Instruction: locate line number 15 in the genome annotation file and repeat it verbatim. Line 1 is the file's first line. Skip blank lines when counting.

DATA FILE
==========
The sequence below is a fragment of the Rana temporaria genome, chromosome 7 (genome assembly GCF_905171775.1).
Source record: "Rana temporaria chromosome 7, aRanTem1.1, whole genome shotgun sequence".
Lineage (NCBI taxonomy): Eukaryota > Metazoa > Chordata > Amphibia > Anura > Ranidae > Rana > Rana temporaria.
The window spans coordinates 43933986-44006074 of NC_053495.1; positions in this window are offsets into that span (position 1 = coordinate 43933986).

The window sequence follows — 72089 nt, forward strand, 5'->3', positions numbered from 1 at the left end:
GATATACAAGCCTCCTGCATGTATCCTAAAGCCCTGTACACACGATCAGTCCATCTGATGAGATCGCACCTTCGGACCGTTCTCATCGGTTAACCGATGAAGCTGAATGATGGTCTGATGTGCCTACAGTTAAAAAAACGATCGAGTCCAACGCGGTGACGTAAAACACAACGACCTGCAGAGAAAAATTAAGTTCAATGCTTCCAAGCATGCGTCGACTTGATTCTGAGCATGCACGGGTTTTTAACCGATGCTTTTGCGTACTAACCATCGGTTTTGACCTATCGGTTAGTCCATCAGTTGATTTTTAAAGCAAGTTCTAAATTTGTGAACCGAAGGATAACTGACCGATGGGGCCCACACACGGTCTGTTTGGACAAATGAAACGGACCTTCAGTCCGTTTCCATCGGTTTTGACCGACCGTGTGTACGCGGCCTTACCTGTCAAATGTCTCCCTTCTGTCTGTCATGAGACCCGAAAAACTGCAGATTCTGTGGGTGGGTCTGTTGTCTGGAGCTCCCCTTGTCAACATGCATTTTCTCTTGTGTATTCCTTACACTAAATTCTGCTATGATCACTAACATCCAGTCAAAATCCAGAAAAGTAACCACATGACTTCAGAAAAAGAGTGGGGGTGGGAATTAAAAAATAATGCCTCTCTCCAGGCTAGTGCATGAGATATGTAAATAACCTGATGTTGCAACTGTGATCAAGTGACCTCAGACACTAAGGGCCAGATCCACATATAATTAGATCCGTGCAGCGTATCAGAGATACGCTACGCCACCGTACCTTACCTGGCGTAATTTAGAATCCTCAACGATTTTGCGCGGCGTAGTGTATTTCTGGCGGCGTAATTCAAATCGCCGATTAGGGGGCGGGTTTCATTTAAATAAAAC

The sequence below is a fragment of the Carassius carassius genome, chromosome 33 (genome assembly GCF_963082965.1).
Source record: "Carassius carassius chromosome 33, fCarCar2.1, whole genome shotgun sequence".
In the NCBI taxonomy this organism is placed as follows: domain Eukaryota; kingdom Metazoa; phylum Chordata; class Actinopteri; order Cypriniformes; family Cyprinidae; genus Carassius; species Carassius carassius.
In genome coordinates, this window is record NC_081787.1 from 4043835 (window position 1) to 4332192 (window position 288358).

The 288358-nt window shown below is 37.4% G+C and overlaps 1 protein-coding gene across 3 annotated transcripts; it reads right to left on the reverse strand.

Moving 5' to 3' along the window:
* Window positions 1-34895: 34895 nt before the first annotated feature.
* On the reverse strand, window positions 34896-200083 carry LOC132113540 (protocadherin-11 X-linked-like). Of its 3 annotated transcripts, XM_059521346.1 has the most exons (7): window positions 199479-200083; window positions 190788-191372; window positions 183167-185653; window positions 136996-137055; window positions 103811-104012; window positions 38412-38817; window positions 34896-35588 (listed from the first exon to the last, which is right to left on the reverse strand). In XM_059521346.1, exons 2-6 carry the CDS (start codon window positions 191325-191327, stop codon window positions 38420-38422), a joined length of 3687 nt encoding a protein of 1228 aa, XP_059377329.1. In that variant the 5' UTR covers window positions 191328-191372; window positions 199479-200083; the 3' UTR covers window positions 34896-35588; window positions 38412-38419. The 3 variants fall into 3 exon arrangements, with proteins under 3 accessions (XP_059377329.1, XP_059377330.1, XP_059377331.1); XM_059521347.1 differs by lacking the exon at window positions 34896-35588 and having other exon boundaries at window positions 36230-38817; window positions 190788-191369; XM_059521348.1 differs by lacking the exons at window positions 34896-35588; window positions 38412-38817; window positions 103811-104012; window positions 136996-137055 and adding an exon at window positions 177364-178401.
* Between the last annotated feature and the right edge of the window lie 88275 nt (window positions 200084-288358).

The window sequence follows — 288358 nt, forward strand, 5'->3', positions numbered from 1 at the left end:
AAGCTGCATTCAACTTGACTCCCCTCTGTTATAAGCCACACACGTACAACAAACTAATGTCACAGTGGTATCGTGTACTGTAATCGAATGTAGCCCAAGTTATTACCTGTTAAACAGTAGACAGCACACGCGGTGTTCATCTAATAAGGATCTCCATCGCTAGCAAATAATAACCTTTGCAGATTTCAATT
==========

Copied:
* Between the last annotated feature and the right edge of the window lie 88275 nt (window positions 200084-288358).